Urologists are often seen as the doctors who treat male problems—like enlarged prostate or testicular cancer. But in truth, they treat conditions involving both men and women. They can provide medical and surgical treatment for problems in the urinary tract and the male reproductive system.
Below are some examples of symptoms that both men and women may need to see a urologist for:
- Urinary incontinence (leaking urine). Both sexes can have problems with this, but it’s actually more common in women.
- Blood in the urine. A number of problems can cause bloody urine, including infections or kidney stones, but it can also be a sign of cancer and should be investigated immediately.
- Pain while urinating. This is often a sign of a urinary tract infection (UTI). If you repeatedly have UTIs, or what appear to be UTIs, but antibiotics aren’t helping, you should see a urologist.
- Frequent need to urinate. This may be a sign of an overactive bladder, and it can happen to both men and women as they get older. Feeling the frequent urge to urinate without being able to can also be a sign of a UTI.
- Pain in the sides or back. This may indicate kidney stones.
- Pelvic pressure or pain. This could be a sign of interstitial cystitis, which is more common in women than men but can affect both.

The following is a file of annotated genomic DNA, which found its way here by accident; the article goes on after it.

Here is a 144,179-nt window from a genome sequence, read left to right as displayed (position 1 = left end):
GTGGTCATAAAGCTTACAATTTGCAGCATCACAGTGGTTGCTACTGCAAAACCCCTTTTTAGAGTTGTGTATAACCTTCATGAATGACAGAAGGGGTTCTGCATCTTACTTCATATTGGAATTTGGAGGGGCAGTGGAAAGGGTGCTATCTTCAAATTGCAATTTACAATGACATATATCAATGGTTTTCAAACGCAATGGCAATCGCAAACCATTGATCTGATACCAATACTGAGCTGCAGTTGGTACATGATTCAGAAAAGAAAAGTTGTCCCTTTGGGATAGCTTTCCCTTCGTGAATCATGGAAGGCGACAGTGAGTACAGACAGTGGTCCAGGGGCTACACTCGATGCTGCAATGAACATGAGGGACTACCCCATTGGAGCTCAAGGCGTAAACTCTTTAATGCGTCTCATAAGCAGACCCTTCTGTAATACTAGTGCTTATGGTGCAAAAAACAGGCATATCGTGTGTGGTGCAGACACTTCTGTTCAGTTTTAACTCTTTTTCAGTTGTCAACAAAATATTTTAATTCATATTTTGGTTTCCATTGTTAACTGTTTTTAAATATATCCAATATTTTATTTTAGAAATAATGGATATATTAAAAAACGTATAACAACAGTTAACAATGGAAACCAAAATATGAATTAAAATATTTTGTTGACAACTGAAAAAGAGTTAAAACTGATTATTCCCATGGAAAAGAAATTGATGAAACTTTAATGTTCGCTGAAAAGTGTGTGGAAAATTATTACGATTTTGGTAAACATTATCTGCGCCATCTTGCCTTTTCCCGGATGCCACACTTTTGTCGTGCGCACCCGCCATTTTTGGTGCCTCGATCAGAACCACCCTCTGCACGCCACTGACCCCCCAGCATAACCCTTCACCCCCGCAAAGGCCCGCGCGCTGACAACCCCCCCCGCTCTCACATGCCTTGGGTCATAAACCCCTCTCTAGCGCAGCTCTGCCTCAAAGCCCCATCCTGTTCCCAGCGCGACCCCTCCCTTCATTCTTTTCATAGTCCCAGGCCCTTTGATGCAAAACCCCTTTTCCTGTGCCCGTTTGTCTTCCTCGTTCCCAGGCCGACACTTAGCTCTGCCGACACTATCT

- Sexual dysfunction. A urologist may be able to help with sexual problems in both women and women.
There are also some conditions that urologists treat that are specific to men or women.
- Enlarged prostate. This condition, which is more common as men age, can lead to frequent or urgent urination and other urinary difficulties.
- Prostatitis. This painful swelling of the prostate gland is sometimes caused by a bacterial infection and sometimes has other causes.
- Infertility. A urologist can help evaluate and treat causes of male infertility.
- Bladder prolapse or fallen bladder. This happens when the bladder pushes into the vagina, often because the wall between the bladder and vagina is weakened through childbirth or lifting heavy objects.
These are just some of the many conditions urologists can diagnose and treat. If you have questions about whether you may need to see a urologist, the staff at Affiliated Urologists are happy to talk with you.
Affiliated Urologists is an award-winning practice recognized both locally and nationally that has provided service to patients in Phoenix, Scottsdale, and surrounding communities in the Valley, for over 40 years. The physicians emphasize top-of-the-line comprehensive urological care and strive to deliver the highest outcomes for patient satisfaction. To make an appointment, call 602-264-0608 or contact us for instructions on scheduling an appointment.
The advice and information contained in this article is for educational purposes only, and is not intended to replace or counter a physician’s advice or judgment. Please always consult your physician before taking any advice learned here or in any other educational medical material.